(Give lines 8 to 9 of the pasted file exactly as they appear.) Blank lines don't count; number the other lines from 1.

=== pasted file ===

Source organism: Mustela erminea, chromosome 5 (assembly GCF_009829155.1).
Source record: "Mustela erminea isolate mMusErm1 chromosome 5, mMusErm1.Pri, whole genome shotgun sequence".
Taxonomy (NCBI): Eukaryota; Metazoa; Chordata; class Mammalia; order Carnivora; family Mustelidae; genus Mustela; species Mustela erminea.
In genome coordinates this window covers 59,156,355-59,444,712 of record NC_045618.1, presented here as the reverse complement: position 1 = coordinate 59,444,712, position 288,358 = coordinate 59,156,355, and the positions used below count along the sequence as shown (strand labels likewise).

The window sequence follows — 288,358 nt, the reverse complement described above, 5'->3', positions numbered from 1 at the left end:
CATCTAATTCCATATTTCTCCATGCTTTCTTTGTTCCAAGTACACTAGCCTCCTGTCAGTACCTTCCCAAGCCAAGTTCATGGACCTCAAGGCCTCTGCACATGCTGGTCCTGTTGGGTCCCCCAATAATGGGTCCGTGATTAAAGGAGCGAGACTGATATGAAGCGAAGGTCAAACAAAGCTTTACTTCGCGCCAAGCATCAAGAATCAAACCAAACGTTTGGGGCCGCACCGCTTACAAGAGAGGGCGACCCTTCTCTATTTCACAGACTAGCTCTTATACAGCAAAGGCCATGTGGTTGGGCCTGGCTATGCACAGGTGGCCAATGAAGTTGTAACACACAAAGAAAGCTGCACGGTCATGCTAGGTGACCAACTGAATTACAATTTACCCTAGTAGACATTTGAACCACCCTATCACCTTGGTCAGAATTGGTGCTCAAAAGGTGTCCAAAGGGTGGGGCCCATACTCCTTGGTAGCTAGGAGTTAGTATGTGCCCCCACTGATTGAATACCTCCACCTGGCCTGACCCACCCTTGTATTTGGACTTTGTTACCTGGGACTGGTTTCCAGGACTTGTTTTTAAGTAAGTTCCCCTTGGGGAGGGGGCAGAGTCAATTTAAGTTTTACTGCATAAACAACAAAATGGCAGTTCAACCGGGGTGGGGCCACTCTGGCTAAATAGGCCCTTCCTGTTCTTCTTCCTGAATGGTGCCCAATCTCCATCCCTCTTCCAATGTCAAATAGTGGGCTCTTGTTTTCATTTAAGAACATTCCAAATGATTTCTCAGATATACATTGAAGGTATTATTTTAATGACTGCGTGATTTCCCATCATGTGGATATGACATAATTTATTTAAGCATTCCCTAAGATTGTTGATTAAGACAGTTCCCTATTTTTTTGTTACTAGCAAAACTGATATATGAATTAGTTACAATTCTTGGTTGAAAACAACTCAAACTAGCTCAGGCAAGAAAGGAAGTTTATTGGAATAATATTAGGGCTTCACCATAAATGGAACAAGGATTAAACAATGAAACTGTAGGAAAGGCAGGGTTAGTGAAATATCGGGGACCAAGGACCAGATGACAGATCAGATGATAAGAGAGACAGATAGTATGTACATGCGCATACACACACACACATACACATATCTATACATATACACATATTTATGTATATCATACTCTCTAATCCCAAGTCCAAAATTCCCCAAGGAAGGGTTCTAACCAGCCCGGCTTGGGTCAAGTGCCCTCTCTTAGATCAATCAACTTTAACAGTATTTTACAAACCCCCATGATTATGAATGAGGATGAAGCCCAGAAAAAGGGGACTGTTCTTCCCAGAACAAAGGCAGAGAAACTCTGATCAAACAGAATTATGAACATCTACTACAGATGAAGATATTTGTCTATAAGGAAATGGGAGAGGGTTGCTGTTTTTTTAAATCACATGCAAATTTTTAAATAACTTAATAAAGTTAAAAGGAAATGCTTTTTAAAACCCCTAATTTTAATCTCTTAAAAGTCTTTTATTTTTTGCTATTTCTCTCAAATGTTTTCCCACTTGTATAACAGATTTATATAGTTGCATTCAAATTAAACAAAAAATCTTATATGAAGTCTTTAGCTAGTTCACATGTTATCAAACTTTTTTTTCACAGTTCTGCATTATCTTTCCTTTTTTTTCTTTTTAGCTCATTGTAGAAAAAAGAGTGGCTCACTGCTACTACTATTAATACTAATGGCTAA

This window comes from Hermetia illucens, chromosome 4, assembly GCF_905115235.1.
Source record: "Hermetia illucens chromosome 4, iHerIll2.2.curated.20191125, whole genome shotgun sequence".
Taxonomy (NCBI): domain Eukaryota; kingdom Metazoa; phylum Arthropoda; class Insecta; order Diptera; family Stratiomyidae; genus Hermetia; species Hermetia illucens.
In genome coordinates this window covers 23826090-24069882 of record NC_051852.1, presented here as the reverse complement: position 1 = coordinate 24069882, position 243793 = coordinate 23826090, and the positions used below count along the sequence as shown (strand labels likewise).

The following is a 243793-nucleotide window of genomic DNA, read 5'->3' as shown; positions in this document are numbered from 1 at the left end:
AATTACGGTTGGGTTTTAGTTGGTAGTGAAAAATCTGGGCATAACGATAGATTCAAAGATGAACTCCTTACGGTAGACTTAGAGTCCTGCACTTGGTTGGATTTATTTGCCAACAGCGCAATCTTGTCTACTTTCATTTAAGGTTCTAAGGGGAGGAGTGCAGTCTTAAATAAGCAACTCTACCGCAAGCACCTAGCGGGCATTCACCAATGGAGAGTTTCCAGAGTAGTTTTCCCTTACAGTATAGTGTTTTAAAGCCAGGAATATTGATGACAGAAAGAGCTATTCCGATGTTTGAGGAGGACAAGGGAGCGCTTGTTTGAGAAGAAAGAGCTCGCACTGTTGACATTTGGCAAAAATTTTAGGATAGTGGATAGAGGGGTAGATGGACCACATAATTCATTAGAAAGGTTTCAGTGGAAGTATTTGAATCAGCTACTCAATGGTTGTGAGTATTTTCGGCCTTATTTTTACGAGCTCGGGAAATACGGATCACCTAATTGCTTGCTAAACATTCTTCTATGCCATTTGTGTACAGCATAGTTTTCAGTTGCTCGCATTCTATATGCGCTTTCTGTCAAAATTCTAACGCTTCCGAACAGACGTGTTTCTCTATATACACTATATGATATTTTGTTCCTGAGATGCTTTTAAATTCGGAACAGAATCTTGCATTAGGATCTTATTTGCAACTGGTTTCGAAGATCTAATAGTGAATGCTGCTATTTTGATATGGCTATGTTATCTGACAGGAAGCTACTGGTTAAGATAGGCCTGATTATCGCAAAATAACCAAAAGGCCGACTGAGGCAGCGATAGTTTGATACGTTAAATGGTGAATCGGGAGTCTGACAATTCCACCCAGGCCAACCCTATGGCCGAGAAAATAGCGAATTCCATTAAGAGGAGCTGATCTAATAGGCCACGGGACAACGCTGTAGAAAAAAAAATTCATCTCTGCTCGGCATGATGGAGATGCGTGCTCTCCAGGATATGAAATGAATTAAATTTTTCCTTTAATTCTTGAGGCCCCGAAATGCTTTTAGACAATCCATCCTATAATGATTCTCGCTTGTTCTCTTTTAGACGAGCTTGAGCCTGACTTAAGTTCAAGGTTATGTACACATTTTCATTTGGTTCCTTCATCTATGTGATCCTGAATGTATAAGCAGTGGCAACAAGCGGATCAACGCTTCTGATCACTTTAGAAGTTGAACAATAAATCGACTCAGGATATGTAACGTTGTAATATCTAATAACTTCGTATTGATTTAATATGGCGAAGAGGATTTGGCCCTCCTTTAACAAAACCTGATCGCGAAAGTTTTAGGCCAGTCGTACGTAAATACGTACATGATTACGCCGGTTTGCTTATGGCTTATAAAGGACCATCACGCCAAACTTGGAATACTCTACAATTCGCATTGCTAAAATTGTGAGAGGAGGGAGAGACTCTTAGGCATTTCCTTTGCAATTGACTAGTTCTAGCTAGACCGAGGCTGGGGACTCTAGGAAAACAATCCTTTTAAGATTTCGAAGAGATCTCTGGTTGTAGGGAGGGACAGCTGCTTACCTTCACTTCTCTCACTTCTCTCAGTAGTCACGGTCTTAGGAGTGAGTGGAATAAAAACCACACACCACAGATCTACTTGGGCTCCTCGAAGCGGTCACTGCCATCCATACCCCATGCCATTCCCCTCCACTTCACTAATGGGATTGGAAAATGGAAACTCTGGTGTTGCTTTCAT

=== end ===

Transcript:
Source record: "Hermetia illucens chromosome 4, iHerIll2.2.curated.20191125, whole genome shotgun sequence".
Taxonomy (NCBI): domain Eukaryota; kingdom Metazoa; phylum Arthropoda; class Insecta; order Diptera; family Stratiomyidae; genus Hermetia; species Hermetia illucens.